Health Minister Aaron Motsoaledi is planning to rob you of your ability to make your own lifestyle choices as a free adult. The health department seeks to ban smoking in ‘public places’, heavily regulate point-of-sale transactions for tobacco products, and hike sugar taxes, among its many other oppressive measures. Besides the infringement of our dignity, the unintended economic consequences which await the country’s poor will not be good.
At the World Conference on Tobacco or Health last year, Motsoaledi detailed how he intends to micromanage your intimate affairs, declaring that the government would ban tobacco vending machines, pay the SABC money destined for public health purposes, and that they “are now gunning for alcohol advertising”. Apparently the Minister believes that South Africans are unable to think for themselves.
The government evidently does not respect our right to make our own financial and economic decisions. Elsewhere, the government appears adamant on taking pension-related choices away from workers. This dual-assault on consumers and workers, who together represent the entire South African population, does not only violate our constitutionally-guaranteed right to human dignity but will also have disastrous economic effects.
When this busybody attitude of the government leads to bad consequences, it will try to blame consumers who simply participate in the market. As Frédéric Bastiat detailed in his work What is Seen and What is Not Seen
, government intervention produces a whole series of economic effects, of which only the first is immediate and visible. The other, more relevant effects, are not seen. What will be seen may be statistics which prove the government has succeeded in socially engineering our behaviour, but what will not be seen would be the dire consequences throughout the economy: the tobacco and alcohol, and the sugar and salt industries. These may include job losses, delayed wage increases, and a lack of new employment opportunities, and will occur in the production, manufacture and distribution sectors. Big companies will obviously not suffer nearly as much as small enterprises, especially those in the hospitality sector. ‘Market failure’ will be painted as the culprit by those people who want to take your ability to choose away from you, when they themselves are to blame.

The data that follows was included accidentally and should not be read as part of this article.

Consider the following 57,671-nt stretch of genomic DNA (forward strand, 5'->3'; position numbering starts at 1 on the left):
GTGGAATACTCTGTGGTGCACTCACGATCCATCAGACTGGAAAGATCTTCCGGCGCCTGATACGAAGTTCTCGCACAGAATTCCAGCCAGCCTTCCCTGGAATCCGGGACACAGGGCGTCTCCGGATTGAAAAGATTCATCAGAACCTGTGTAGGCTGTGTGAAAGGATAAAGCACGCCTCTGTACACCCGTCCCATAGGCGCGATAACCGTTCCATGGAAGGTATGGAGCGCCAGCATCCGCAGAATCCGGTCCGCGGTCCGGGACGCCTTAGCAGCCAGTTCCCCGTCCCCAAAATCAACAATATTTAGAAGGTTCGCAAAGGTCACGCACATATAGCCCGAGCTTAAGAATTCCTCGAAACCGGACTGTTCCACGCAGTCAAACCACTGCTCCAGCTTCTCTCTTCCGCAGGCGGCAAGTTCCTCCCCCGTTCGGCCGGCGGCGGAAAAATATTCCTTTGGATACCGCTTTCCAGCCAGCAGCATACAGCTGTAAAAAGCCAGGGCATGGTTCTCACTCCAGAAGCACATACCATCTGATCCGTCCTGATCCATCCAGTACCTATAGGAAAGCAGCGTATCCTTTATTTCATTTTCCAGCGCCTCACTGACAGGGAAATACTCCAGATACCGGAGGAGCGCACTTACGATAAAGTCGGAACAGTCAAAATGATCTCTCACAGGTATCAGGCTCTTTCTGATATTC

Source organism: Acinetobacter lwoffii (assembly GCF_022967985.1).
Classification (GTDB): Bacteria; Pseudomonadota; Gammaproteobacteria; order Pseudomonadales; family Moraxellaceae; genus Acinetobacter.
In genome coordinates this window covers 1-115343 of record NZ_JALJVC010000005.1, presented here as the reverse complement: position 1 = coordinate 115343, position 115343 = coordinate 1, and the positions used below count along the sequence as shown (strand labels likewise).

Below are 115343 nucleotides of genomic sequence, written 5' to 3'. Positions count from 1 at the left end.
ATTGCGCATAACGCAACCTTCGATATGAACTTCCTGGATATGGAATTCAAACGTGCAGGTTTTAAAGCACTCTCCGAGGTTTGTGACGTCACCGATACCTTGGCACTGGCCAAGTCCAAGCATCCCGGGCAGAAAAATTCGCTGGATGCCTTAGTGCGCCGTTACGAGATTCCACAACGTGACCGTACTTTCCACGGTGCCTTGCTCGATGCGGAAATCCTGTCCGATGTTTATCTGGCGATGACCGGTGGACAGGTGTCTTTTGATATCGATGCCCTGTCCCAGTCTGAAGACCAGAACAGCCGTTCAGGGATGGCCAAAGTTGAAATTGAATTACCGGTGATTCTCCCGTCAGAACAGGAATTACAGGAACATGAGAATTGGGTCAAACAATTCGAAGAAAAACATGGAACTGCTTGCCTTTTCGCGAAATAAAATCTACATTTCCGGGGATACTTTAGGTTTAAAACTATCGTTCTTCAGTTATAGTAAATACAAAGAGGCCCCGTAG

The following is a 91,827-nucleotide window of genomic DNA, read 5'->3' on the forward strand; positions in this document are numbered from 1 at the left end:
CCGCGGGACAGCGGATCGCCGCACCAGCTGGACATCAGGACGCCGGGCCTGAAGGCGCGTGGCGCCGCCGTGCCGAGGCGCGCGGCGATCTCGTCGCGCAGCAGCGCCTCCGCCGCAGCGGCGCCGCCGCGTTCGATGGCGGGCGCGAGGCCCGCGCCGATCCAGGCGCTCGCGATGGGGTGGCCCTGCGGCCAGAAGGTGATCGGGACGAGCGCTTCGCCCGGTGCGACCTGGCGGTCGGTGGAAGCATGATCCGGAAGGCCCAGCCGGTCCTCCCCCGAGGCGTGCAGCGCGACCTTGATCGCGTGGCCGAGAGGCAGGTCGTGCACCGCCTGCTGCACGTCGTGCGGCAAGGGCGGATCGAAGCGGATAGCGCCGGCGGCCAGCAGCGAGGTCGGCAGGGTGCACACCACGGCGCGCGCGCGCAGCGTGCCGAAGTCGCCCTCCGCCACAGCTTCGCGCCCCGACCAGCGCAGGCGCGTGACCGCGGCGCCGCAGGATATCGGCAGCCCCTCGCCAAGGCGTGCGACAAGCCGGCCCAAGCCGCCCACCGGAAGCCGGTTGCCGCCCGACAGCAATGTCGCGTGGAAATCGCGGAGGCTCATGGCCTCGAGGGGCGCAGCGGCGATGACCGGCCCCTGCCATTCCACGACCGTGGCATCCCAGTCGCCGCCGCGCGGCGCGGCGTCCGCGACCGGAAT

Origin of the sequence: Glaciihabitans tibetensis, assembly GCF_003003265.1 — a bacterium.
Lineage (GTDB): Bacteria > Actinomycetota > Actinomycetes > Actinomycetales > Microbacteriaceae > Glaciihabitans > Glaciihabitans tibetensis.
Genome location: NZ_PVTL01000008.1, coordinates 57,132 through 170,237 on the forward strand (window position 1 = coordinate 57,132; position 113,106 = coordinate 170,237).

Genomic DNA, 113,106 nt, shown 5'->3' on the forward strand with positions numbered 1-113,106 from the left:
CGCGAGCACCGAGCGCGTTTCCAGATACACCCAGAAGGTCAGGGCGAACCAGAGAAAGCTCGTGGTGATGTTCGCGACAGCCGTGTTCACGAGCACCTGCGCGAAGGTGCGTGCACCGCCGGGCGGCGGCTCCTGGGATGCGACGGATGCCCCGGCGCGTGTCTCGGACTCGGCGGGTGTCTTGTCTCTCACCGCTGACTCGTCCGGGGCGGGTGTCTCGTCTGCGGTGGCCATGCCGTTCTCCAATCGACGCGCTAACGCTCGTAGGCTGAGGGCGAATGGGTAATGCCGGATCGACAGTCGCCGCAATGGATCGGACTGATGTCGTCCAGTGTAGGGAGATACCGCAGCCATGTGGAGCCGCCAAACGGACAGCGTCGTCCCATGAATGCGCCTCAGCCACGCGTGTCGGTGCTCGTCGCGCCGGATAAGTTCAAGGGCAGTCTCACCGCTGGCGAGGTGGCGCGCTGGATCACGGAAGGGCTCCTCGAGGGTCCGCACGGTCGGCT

The Sympathetic Voters Movement, commenting on the tobacco point-of-sale regulations, acknowledges the good intentions with which the government is approaching our public health problems. However, it points out that the measures proposed would cost jobs and violate a host of consumer rights, some protected explicitly by the Constitution. The SVM correctly states that we have a right to health care, not ‘health control’.
Section 10 of the Constitution provides that everyone has inherent human dignity, and the right to have that respected and protected. More importantly, Section 1 of the Constitution states that South Africa is founded on the value of human dignity and the advancement of human freedoms. Former Constitutional Court justice Albie Sachs said human dignity is “the motif which links and unites equality and privacy,” which means that our dignity is centrally important to the realization of our other rights.
What greater violation of human dignity can there be than government treating us like perpetual children? They should not force us to adhere to its notions of healthy living, and that we are not ‘allowed’ to smoke in places where we have the explicit permission of the property owners? Does our worth as human beings not mean anything to the government?
The regulations not only violate our dignity, but the cornerstone of our democracy: the rule of law. These regulations were not passed by Parliament, yet apply to ordinary South Africans on a daily basis. Are we, smokers and non-smokers alike, prepared to give our power to decide
, from pensions to buying sweets and drinks, to the government? I hope not, but if so, then this is a first step in what is clearly a slippery slope to oppression.Author
Martin van Staden is the regional director of African Students For Liberty and a law student at the University of Pretoria. This article may be republished without prior consent but with acknowledgement to the author. The views expressed in the article are the author’s and are not necessarily shared by the members of the Free Market Foundation.
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